Brenda was born in the Lower Mainland of BC. In 1988, her parents packed up all their belongings, Brenda and her brother, their two cats, two dogs, and two newly acquired goats, and moved to Tatlayoko Lake, BC, on the Chilcotin plateau on the edge of the Coast Mountains half way between Bella Coola and Williams Lake.
Shortly after settling in, her parents purchased two old 'been around the block' horses that taught Brenda patience, respect, the principles of animal care, and how to ride. That was the beginning of a life-long addiction to horses. Brenda spent her childhood riding and exploring the wilderness of the Niut and Potato mountains that surround her house. She learned about wilderness survival, hunting, fishing, tracking, raising and caring for farm animals, and the wonders of the natural world. Not realizing it at the time, her early introduction to nature put her on the path that led her to where she is today.
Brenda completed her BSc degree (07) at the University of Alberta with a double major in Wildlife and Rangeland Resource Management and Land Reclamation. She immediately jumped into an MSc degree with Dr. Anne Naeth. The main objective of Brenda's research is to determine if natural recovery is a viable option for large scale reclamation in the oil sands. She has completed two field seasons of data collection on the Suncor Energy mine north of Fort McMurray, and is currently in the final throes of full contact 'thesisizing'.
During her time spent doing field work, Brenda assessed three sites on the Suncor Energy mine north of Fort McMurray, Alberta, for natural recovery of Boreal mixedwood vegetation after a severe disturbance. The study sites range in age from 26 to 36 years old, and are located on a clean, admixed mineral and organic substrate several meters deep. Happily, forest vegetation has established on the study sites without human influence or interference, therefore natural recovery has occurred.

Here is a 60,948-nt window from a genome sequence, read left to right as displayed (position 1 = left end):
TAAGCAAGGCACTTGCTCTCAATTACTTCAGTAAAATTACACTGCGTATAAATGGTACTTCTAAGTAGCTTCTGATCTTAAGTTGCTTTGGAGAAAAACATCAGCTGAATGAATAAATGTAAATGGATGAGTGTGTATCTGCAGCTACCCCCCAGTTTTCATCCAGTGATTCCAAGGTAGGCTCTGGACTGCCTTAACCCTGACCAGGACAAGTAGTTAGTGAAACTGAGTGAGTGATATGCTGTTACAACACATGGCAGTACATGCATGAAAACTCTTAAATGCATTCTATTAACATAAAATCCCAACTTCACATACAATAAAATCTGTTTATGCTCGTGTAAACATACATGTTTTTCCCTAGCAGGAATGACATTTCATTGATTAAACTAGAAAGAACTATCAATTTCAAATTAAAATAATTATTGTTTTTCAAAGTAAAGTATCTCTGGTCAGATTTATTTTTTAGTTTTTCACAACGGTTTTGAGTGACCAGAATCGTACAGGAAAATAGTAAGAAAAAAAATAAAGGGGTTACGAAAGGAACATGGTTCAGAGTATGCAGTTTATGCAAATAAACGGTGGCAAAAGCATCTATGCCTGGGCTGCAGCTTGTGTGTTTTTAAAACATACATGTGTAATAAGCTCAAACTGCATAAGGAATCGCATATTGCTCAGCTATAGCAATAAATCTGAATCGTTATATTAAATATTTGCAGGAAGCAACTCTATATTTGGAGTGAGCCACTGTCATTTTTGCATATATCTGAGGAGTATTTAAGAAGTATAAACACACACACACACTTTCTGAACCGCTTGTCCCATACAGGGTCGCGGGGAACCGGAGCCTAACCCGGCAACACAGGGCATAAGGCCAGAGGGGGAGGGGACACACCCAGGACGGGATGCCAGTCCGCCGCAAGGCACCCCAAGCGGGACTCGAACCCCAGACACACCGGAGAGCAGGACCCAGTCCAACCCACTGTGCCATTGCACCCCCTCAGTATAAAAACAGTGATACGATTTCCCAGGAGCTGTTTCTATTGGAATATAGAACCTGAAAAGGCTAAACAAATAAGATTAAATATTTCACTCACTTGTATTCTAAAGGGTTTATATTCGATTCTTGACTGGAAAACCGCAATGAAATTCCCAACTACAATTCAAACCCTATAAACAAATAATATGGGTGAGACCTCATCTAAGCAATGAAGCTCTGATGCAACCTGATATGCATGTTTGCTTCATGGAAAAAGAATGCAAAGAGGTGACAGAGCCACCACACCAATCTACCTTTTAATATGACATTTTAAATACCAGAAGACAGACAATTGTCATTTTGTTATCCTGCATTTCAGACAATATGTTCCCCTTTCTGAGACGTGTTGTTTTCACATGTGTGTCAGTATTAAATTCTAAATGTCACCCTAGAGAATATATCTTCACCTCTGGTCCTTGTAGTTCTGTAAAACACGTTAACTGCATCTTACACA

Brenda feels that finding an alternative to traditional methods of oil sands reclamation is an important and timely subject because of the scale of reclamation that will be required in the near future. Current reclamation methods in the oil sands require significant financial and physical resources. Natural recovery could significantly reduce the amount of resources required, increase the success of vegetation establishment, enhance species diversity, and propel the plant community along a trajectory towards reclamation success. Ultimately, natural recovery may be the most practical and economical option for oil sands reclamation and may provide greater species diversity than conventional revegetation methods.
Brenda has been involved in several extra curricular volunteer activities, including as a bus leader for the Edmonton Snow Goose Chase and as a Wandering Scholar for the Festival of Teaching. When not thesisizing, she likes to spend her free time with her dog, Cache, her boyfriend, Bryce, and a small herd of endurance horses that she trains, conditions, and competes on. During the summer, she can be found travelling around Alberta, competing in 50 and 100 mile endurance rides. After finishing her M.Sc. Brenda likely won't know what to with all her free time! She plans to spend time with family, travel across Canada, and soak up the sun.
This article originally appeared in the Spring 2009 edition of the Landmark Newsletter. Brenda successfully passed her MSc exam in October 2009.